Roman Road is pleased to present Prussian Blue, a solo exhibition by Thomas Mailaender hosted at Omer Tiroche Contemporary Art’s new premises in the heart of Mayfair, London. The show comprises a diverse selection of Mailaender’s contemporary cyanotypes, many of which have never been seen before.
A voracious collector of amateur photographs and subjects, Thomas Mailaender has dedicated his recent practice to developing and exploring innovative ways of bringing his ‘Fun Archive’ into the line of art. This personal collection, started in 2000, contains over eleven thousand images gathered from the Internet and numerous flea markets around Europe. Working with the cyanotype – a traditional photographic printing method that produces a distinctive blue-hued print – Mailaender has employed his archived images to create innovative works that not only entertain his audiences with their amusing and candid content but at once highlight the changing parameters of art today.
The display presents together a collection of Mailaender’s newest works in varied formats. His largest cyanotypes, mounted upon plasterboards measuring 250 x 120 cm, feature arresting images that draw attention to the often-absurd nature of human behaviour. In his Highway Thunder (Is Kippenberger Alive???) (2015) for example, we find a middle-aged man photographed near to a main road wearing only white underpants; a lightening bolt pierces the background, accentuating the treacherous thunderstorm in which he stands, seemingly unperturbed. As the title of the work references, the subject’s appearance evokes the series of self-portraits painted by Martin Kippenberger from 1988, in which the German artist pictured himself in similar attire and with a touching lack of vanity.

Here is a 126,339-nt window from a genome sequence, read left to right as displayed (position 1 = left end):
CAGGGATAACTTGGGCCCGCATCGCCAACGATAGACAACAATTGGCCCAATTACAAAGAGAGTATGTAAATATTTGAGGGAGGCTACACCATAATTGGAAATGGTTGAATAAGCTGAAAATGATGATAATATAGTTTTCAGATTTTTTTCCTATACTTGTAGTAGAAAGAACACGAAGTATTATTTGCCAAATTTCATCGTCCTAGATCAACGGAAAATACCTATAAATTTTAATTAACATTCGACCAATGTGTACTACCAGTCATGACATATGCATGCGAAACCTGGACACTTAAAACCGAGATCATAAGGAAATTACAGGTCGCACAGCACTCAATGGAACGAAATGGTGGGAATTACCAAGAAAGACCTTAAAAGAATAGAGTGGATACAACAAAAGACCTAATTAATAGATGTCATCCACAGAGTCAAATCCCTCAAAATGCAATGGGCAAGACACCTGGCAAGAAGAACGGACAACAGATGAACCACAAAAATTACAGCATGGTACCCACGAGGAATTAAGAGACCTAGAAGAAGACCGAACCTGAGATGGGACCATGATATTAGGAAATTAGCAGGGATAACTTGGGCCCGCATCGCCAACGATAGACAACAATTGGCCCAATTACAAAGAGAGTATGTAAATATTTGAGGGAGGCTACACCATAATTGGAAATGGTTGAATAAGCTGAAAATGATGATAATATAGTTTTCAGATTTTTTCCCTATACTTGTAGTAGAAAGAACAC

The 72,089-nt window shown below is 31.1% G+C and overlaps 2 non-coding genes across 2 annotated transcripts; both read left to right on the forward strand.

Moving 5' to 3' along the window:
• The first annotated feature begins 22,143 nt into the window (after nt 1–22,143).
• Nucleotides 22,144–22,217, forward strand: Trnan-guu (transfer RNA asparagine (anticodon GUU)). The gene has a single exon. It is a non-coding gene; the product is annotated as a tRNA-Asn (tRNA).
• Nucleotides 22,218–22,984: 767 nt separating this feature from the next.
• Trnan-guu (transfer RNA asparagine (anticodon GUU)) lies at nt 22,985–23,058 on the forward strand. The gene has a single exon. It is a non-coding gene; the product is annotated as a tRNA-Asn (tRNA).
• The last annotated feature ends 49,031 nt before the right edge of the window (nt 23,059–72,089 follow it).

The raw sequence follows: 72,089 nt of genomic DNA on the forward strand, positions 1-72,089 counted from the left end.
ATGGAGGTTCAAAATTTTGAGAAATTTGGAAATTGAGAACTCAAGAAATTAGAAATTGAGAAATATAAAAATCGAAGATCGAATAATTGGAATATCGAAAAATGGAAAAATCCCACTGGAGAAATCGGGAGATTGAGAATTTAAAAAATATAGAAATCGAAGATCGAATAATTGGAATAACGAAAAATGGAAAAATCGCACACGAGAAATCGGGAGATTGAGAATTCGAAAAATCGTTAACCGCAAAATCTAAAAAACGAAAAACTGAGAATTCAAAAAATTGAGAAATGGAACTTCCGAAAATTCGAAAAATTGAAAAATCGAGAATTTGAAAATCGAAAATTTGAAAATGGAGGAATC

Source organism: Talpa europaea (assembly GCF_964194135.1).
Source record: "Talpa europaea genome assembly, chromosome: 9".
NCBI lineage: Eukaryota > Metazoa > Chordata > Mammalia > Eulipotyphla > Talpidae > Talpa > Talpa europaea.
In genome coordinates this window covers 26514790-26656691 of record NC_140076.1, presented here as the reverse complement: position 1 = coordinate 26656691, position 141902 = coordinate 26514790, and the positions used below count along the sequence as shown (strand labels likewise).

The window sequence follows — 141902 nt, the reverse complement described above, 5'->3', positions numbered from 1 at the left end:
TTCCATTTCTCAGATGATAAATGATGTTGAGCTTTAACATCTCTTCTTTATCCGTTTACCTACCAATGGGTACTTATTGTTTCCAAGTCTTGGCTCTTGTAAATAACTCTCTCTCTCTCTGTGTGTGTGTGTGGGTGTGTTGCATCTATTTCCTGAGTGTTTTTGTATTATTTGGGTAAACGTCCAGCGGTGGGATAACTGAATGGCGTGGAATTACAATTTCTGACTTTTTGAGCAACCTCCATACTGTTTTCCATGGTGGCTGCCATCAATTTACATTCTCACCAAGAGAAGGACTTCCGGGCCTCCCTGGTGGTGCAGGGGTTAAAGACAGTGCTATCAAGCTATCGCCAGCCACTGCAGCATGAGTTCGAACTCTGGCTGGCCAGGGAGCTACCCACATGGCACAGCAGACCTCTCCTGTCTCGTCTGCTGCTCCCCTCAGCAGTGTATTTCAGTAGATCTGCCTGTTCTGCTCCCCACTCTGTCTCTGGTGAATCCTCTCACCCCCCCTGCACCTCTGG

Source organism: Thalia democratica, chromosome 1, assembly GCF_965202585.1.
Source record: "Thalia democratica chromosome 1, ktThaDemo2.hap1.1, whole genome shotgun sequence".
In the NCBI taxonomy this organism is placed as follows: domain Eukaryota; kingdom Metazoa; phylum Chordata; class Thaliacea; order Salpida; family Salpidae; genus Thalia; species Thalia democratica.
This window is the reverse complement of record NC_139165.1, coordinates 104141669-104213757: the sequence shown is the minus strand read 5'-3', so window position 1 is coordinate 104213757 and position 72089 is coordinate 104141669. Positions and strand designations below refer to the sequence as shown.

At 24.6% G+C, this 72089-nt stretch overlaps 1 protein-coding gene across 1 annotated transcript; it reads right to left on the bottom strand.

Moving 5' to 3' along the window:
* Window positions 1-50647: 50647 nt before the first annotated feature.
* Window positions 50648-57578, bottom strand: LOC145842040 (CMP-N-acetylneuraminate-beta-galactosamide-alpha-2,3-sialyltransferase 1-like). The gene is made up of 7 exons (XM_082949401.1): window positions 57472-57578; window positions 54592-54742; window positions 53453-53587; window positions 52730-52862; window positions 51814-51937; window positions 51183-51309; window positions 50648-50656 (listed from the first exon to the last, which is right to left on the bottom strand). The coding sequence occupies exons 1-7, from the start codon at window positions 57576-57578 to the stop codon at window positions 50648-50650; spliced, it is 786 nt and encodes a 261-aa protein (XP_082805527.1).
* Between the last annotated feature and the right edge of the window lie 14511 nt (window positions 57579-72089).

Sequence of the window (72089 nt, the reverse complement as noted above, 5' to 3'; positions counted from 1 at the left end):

Among the presentation of his large works, the exhibition includes a number of the artist’s smaller paper prints through which he has experimented with photograms: a unique type of contact print made without the use of a camera. In his Jungle Fever (2015), Mailaender acquired a selection of plant leaves, which he placed upon the photosensitive paper before exposing it to light, leaving a striking impression of the leaves among the occupied ‘Fun Archive’ images. In employing the use of photograms Mailaender accentuates the artist’s hand, adding to the artistic sensibility and the uniqueness of his innovative cyanotypes.